Tibetan Buddhism teaches that we are all potential Buddhas, because we are essentially pure and luminous at the most basic level of existence. That purity, called Buddha-nature, is typically clouded over by a dense layer of ignorance and negativity, which dominates us and leads to suffering. The Tibetan Buddhist path encourages its practitioners to adopt the traits and characteristics of enlightened beings through the use of special meditation techniques, thereby realizing their innate Buddha-nature.

  27. Tori Brown Says:

    The Tibetan and Mayan cultures are simular as both have ceremonies where they chant or sing to the four cardinal points.

  28. Jane Charboneau Says:

    The rest of my answer:
    the purpose of the Buddha’s teaching, as practiced in Tibet, is to develop loving-kindness and compassion. Traditional Tibetan culture has been evolving for over 2000 years, and is still actively practiced throughout much of the Himalayan region, including Bhutan, Mustang (Nepal), Sherpa regions (Nepal), Dolpo (Nepal), Sikkim (India), Assam (India), and Ladakh (India). Traditional Tibetan culture has been greatly influenced by the unique Himalayan and Central Asian geography and the religion of Buddhism. The Dalai Lama is a high lama in the Gelug or “Yellow Hat” branch of Tibetan Buddhism. The name is a combination of the Sino-Mongolian word далай (dalai) meaning “Ocean” and the Tibetan word བླ་མ་ bla-ma (with a silent “b”) meaning “chief, high priest”.[1]
    In religious terms, the Dalai Lama is believed by his devotees to be the rebirth of a long line of tulkus who are considered to be manifestations of the bodhisattva of compassion, Avalokiteśvara. Traditionally, the Dalai Lama is thought of as the latest reincarnation of a series of spiritual leaders who have chosen to be reborn in order to enlighten others. The Dalai Lama is often thought to be the leader of the Gelug School, but this position belongs officially to the Ganden Tripa, which is a temporary position appointed by the Dalai Lama who, in practice, exerts much influence. The line of Dalai Lamas began as a lineage of spiritual teachers; the 5th Dalai Lama assumed political authority over Tibet.

  29. rocio garcia Says:

    1.- drepung loseling

    2.- las 2 culturas nos enseñan el amor a la madre tierra y deben asentuarse en el amor a la vida, los animales y el reprto a la madre tierra.. al planeta.

    3.- tenemos cantos y bailes con los 4 puntos cardinales, danzas ansetrales, ceremonias espirituales.

  30. Shelly Machacek Says:

    Drepung Loseling Monastery

  31. williams gerardo vega Says:

    .What is the name of the monastery of the monks that will attend the encounter?

    .Drepung Loseling Monastery

  32. Alice Solis Says:

    The Mayan and Tibetan cultures are similar in that both the Tibetan and Mayan cultures have ceremonies where they chant or sing to the four cardinal points, tying the four corners together.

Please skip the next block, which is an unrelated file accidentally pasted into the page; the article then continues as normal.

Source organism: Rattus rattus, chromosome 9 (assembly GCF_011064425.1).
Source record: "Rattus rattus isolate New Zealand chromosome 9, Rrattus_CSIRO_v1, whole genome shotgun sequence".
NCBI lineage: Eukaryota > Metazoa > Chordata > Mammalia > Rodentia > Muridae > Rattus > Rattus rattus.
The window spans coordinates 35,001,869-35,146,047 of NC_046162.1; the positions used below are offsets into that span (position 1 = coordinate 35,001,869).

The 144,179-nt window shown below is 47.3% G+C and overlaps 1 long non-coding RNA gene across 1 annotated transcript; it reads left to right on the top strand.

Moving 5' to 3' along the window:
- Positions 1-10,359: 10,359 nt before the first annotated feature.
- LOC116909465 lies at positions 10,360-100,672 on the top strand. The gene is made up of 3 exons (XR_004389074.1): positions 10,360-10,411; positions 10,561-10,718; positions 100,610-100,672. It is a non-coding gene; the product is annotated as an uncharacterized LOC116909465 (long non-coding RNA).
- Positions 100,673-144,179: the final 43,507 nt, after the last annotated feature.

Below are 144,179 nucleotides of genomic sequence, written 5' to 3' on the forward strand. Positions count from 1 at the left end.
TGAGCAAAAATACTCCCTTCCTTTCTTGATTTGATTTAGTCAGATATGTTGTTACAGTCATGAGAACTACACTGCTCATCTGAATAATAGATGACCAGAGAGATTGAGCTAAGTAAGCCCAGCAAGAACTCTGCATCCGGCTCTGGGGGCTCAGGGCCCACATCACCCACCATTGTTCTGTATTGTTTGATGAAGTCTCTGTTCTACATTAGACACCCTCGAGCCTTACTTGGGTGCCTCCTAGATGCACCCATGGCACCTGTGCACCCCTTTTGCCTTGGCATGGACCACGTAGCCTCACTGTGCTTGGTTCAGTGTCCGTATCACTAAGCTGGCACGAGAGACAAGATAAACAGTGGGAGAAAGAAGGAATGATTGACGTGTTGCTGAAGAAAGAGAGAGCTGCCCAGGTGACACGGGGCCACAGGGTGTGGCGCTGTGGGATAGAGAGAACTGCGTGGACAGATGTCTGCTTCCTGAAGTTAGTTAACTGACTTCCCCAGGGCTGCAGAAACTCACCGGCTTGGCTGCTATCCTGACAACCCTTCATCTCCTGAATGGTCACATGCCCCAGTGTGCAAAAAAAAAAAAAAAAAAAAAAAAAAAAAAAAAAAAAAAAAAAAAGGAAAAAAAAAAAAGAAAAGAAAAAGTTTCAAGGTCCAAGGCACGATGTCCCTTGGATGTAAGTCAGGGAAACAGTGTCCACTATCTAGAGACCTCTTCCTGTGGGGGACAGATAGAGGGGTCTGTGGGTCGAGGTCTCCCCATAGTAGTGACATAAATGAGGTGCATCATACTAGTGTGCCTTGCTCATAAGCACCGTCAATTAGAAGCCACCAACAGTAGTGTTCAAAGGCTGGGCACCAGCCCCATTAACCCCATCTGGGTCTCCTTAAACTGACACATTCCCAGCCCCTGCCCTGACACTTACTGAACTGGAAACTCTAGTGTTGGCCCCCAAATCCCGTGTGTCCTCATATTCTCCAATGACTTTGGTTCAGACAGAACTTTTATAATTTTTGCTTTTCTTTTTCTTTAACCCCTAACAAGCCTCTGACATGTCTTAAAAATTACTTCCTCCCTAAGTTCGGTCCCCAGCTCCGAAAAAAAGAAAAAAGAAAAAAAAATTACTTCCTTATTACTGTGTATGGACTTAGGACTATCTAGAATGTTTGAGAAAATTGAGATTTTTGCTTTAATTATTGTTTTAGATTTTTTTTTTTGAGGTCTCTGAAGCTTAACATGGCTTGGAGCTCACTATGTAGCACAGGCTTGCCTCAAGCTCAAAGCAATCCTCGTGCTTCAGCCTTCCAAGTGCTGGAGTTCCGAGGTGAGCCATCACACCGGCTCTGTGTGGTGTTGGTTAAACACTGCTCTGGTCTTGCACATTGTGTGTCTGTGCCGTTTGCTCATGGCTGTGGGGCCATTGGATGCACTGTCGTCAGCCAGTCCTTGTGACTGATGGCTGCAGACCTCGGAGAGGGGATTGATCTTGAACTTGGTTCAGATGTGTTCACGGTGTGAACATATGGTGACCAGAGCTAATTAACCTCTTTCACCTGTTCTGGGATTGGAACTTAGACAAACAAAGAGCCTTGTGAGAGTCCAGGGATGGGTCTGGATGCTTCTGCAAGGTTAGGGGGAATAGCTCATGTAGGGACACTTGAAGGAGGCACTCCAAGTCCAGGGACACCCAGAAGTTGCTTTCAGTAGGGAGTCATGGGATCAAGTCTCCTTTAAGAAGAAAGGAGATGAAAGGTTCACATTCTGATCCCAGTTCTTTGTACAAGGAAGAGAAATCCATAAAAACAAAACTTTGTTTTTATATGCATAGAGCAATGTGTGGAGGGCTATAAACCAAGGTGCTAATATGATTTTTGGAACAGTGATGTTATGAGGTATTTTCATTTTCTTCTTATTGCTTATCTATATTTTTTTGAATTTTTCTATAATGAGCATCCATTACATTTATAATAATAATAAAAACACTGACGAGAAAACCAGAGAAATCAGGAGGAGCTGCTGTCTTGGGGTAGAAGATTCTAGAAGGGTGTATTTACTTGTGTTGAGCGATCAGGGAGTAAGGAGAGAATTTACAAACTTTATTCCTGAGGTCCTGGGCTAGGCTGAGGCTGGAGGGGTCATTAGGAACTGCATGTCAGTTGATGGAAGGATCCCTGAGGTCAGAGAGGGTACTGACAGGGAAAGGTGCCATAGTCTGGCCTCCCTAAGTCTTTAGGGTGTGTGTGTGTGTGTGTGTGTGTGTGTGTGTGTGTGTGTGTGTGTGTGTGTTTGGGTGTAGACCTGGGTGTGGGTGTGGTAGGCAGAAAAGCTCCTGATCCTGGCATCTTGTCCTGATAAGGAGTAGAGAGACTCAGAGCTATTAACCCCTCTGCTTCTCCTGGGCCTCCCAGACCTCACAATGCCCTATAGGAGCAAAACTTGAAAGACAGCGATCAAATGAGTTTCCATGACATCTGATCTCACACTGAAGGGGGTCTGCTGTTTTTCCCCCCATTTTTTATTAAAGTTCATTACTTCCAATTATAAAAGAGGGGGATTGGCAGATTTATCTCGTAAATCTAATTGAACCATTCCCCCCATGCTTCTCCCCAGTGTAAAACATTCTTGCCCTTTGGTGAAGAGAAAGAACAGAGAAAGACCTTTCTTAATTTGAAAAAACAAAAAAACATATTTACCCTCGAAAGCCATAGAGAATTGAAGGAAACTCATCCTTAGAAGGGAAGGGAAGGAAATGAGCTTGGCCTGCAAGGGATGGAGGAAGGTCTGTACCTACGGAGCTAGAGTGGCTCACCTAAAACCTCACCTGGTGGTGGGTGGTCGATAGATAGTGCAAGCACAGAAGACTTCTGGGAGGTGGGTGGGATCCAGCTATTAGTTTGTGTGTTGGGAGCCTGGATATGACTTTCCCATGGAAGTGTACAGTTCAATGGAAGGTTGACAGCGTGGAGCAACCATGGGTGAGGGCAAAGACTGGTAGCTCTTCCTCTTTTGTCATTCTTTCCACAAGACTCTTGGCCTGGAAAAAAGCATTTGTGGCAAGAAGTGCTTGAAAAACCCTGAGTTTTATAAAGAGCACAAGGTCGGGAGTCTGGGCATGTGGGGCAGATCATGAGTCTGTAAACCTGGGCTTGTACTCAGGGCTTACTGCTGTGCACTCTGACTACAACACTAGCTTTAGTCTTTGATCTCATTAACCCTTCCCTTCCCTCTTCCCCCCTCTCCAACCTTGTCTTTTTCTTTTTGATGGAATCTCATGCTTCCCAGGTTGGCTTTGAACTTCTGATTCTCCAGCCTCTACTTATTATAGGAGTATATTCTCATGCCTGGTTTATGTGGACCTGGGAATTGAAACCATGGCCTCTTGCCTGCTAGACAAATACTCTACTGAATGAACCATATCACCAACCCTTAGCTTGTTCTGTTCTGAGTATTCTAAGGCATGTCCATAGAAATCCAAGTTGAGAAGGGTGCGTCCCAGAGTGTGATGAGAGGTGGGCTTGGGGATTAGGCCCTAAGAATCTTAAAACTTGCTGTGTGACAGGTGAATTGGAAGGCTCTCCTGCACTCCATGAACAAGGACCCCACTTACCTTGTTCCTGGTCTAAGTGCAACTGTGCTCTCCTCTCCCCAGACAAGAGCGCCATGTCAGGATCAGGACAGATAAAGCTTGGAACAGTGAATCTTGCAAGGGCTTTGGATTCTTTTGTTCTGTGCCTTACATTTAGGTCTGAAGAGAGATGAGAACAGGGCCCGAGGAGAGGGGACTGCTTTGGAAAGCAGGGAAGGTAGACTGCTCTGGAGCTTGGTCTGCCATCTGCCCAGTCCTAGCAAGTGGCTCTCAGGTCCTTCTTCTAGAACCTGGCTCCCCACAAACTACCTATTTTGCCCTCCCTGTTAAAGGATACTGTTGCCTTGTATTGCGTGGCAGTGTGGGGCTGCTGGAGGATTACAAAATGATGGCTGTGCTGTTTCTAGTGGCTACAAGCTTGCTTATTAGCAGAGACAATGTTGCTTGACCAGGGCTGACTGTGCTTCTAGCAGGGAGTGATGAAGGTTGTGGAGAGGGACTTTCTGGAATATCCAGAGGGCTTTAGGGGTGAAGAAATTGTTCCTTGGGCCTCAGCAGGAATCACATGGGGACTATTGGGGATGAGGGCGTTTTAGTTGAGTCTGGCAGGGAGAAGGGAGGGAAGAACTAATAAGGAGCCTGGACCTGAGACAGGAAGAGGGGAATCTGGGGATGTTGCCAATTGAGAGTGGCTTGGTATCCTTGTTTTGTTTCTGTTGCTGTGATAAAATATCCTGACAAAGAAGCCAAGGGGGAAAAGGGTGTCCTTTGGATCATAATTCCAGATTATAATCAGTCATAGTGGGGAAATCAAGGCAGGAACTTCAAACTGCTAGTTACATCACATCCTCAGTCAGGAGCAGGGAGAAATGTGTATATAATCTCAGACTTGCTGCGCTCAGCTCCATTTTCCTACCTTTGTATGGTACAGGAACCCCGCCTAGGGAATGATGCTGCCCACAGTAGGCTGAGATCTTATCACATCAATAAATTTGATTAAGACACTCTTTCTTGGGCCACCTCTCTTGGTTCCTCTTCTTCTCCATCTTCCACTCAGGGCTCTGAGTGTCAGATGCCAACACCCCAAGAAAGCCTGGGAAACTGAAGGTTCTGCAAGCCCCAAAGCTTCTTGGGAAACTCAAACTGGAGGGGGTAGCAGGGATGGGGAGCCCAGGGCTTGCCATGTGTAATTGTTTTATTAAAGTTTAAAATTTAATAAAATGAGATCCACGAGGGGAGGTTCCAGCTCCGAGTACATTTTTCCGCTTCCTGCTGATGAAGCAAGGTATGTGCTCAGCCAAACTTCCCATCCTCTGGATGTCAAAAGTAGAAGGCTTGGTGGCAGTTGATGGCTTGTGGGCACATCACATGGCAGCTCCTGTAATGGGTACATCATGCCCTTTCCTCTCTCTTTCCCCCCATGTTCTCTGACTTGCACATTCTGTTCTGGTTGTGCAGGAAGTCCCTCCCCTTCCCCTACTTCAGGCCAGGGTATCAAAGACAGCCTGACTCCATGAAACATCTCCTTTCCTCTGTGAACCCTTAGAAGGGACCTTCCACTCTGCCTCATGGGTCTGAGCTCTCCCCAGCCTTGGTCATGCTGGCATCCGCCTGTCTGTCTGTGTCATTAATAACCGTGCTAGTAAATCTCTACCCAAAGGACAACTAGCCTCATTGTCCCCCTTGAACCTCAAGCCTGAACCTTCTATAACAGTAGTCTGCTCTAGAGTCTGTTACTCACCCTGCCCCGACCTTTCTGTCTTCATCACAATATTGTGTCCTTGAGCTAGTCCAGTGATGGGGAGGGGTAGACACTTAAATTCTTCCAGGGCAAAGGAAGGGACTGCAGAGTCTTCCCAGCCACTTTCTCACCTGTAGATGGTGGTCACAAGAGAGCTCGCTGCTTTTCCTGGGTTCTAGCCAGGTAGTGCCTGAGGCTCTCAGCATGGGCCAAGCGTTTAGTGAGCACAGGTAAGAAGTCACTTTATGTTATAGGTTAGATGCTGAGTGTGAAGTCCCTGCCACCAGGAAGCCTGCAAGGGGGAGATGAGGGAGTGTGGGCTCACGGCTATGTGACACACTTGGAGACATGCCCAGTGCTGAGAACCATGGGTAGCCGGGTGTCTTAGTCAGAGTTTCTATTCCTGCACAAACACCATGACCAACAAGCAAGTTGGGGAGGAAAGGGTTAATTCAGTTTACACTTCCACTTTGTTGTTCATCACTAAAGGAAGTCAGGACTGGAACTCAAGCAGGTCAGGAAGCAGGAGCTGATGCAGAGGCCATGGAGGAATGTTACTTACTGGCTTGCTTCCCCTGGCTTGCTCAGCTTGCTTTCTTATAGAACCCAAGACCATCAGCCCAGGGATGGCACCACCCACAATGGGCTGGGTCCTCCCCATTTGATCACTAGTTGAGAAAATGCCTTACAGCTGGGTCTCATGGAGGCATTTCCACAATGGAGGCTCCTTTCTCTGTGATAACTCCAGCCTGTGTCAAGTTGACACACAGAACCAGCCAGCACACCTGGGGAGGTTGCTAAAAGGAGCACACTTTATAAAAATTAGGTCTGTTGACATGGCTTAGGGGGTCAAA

33. Maria Moran Says:

    What is the name of the monastery of the monks that will attend the encounter?
    Drepung Loseling Monastery
    What do Mayan and Tibetan cultures teach?
    traditions, spiritual practices and beliefs
    How are the Mayan and Tibetan cultures similar?
    Tibetan and Mayan cultures have ceremonies where they chant or sing to the four cardinal points, tying the four corners together.

  34. rocio garcia Says:

    1.- drepung loseling

    2.- los myas transmiten sus conocimientos atraves de leyendas y danzas y los tibetanos transmiten sus conociminetos de generacion en generacion atraves de tablillas, y amabas nos eseñan el repseto que debemos tener por la madre tierra y a nuestros hermanos del planeta.

    3.-se parecen en la ceremonia de los 4 puntos cardinales

  35. rocio garcia Says:

    cremonia de los 4 puntos cardinales

  36. Sidney Cook Says:

    Drepung Loseling Monastery is the name of the monastery
    They both pray & chant e
    The links do not work so cannot read the rest of the article

  37. Connie Benavides Says:

    El nombre del monasterio es Drepung Loseling

  38. Paul Corder Says:

    The name of the Monastery the monks are from is: Drepung Loseling Monastery

  39. Jennifer Stuebe Says:

    The name of the monastery of the monks that will attend is
    Drepung Loseling Monastery!!!

  40. Laura Beauchamp Says:

    Q. What is the name of the monastery of the monks that will attend the encounter?

    A. Drepung Loseling Monastery

  41. Pedro Armando Esquivel Pacheco Says:

    What is the name of the monastery of the monks that will attend the encounter?
    Monks from Drepung Loseling Monastery will fuse their traditions with the local Mayan population for an absolutely unforgettable event at the Second Mayan-Tibetan Bicultural Encounter 2012.
    The idea to create an event combining spiritual practices and cultures came from Daniel Arroyo, joint Vice President of sales and marketing at Hacienda Tres Rios. Seeing the beautiful Hacienda grow from its roots was inspiration enough for the Arroyo family to create such a marvelous encounter, where nature merges with the culture of native Mayans and the great spiritual strength of the Tibetans.When living in the Yucatan Peninsula, you get to experience the magnificent and peaceful energy of the area, so the thought of bringing together the traditions, spiritual practices and beliefs of these two great cultures came naturally. Combining the heights of Tibet with the turquoise ocean of Quintana Roo, and the cold snows of the Himalayas with the warmth of the tropics allowed us to create a unique event that highlights the best of both.

  42. Holly Chernoff Says:

    question 3-
    Both Mayan and Tibetan cultures are interested in the common good and obtaining inner peace.

  43. federica Gonzo Says:

    A Drepung loseling Monastery
    B las dos culturas enseñan el ampr y el respeto a la naturaleza, considerando l atierra como una madre y el sol como un padre.
    C las dos culturas utilisan ofrendas en sus eventos y rituales, como son las frutas, las verduras, las semillas, las flores y cantan en coro

  44. Manuel Moran Says:

    What is the name of the monastery of the monks that will attend the encounter?
    Drepung Loseling Monastery
    What do Mayan and Tibetan cultures teach?
    traditions, spiritual practices and beliefs
    How are the Mayan and Tibetan cultures similar?
    Tibetan and Mayan cultures have ceremonies where they chant or sing to the four cardinal points, tying the four corners together.